Another Facebook Bug Could Have Exposed Your Private Information

Another Facebook Bug Could Have Exposed Your Private Information
November 13, 2018Swati Khandelwal
Another security vulnerability has been reported in Facebook that could have allowed attackers to obtain certain personal information about users and their friends, potentially putting the privacy of users of the world's most popular social network at risk. Discovered by cybersecurity researchers from Imperva, the vulnerability resides in the way Facebook search feature displays results for entered queries. According to Imperva researcher Ron Masas, the page that displays search results includes iFrame elements associated with each outcome, where the endpoint URLs of those iFrames did not have any protection mechanisms in place to protect against cross-site request forgery (CSRF) attacks. It should be noted that the newly reported vulnerability has already been patched, and unlike previously disclosed flaw in Facebook that exposed personal information of 30 million users , it did not allow attackers to extract information from mass accounts at once. How Does the Facebo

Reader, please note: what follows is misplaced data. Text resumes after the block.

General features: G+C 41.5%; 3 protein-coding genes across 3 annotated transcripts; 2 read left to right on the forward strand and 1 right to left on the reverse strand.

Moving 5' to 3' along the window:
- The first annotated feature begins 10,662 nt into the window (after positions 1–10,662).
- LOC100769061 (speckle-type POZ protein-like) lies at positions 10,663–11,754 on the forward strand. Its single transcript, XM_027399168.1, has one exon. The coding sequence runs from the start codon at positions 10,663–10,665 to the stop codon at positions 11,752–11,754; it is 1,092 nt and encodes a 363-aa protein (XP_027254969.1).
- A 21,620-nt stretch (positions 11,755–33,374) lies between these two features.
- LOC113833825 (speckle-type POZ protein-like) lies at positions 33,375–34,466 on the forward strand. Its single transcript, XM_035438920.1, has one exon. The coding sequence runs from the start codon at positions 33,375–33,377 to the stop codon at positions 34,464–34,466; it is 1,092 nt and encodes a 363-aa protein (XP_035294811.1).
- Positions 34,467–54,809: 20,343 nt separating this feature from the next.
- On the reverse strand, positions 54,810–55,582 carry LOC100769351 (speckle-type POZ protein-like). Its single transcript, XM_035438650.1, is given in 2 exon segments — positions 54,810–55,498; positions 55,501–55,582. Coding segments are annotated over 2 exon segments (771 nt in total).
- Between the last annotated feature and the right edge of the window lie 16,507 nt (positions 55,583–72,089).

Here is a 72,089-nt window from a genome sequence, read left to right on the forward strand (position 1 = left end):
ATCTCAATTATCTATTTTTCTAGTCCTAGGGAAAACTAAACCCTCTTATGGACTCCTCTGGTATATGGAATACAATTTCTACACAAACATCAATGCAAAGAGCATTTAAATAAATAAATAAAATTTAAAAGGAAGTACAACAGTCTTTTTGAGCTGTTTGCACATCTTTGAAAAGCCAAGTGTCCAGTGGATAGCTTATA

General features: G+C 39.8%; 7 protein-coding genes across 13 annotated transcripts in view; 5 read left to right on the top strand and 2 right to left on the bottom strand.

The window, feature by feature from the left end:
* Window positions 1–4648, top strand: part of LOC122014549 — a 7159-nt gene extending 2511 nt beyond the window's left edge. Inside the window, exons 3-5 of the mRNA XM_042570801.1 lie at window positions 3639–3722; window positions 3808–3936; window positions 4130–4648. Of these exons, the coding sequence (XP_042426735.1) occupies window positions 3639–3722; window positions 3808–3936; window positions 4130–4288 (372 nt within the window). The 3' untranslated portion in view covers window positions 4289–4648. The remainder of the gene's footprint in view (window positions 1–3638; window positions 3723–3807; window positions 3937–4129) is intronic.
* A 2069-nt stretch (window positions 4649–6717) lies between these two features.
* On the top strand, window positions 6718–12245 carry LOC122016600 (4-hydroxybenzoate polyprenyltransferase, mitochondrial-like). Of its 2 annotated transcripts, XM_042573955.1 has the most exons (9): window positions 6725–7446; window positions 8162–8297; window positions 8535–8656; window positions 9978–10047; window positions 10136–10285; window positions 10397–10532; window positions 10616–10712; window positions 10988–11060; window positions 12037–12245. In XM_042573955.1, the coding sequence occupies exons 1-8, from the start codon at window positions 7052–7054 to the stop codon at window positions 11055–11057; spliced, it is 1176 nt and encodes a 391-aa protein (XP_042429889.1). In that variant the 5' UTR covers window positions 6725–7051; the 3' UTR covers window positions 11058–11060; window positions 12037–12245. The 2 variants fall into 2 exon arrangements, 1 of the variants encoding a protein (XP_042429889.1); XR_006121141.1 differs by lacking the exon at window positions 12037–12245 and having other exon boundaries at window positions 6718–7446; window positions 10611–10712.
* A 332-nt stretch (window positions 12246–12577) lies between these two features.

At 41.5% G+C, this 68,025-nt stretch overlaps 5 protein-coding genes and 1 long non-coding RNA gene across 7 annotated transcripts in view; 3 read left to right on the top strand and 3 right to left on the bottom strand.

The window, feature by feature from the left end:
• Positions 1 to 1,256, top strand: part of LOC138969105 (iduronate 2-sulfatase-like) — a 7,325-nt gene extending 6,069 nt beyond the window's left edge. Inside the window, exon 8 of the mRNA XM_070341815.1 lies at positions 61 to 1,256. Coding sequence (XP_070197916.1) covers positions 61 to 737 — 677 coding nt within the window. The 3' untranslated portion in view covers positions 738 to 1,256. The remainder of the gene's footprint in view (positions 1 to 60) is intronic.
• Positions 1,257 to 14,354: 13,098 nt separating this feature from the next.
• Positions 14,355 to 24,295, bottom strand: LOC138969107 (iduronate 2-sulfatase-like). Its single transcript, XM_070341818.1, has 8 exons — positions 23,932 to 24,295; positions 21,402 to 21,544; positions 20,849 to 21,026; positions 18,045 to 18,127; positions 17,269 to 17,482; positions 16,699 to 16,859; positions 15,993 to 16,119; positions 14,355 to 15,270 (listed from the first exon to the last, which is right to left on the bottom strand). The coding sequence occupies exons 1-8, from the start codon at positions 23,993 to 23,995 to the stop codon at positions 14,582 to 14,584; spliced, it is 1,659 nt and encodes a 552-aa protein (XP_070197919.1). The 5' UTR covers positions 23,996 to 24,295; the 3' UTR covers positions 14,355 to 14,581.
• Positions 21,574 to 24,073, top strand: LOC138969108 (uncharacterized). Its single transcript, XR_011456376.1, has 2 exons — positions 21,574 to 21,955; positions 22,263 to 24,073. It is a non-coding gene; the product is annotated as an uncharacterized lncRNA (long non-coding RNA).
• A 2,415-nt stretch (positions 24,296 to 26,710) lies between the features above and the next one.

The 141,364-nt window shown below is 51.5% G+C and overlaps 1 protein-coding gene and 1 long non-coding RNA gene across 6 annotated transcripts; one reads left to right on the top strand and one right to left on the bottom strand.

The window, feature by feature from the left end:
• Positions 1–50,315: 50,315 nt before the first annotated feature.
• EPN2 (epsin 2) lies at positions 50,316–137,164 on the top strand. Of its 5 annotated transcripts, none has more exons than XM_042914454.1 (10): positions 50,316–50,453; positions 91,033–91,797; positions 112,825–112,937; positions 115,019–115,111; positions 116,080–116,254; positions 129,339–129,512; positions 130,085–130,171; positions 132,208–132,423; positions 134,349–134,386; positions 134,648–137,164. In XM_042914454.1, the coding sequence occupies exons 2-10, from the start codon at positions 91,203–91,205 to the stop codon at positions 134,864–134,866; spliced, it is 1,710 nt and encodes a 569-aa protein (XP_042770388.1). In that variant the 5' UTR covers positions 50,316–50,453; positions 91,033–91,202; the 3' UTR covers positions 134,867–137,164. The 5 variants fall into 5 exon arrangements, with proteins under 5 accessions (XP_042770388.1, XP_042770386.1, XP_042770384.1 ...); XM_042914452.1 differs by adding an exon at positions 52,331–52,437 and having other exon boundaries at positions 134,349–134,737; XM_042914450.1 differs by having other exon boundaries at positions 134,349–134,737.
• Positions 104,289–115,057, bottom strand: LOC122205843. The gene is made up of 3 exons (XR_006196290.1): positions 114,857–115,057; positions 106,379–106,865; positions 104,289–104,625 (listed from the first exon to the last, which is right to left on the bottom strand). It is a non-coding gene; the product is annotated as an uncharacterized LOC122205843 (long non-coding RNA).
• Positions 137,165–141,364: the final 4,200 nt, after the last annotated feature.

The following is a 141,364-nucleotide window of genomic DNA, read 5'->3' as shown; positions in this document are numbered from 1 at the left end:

30 Million Facebook Accounts Were Hacked: Check If You're One of Them

30 Million Facebook Accounts Were Hacked: Check If You're One of Them
October 13, 2018Swati Khandelwal
Late last month Facebook announced its worst-ever security breach that allowed an unknown group of hackers to steal secret access tokens for millions of accounts by taking advantage of a flaw in the 'View As' feature. At the time of the initial disclosure, Facebook estimated that the number of users affected by the breach could have been around 50 million, though a new update published today by the social media giant downgraded this number to 30 million. Out of those 30 million accounts, hackers successfully accessed personal information from 29 million Facebook users, though the company assured that the miscreants apparently didn't manage to access any third-party app data . Here's How Facebook Classified the Stolen Data: Facebook vice president of product management Guy Rosen published a new blog post  Friday morning to share further details on the massive security breach, informing that the hackers stole data from those affected accounts, as follows: For about 1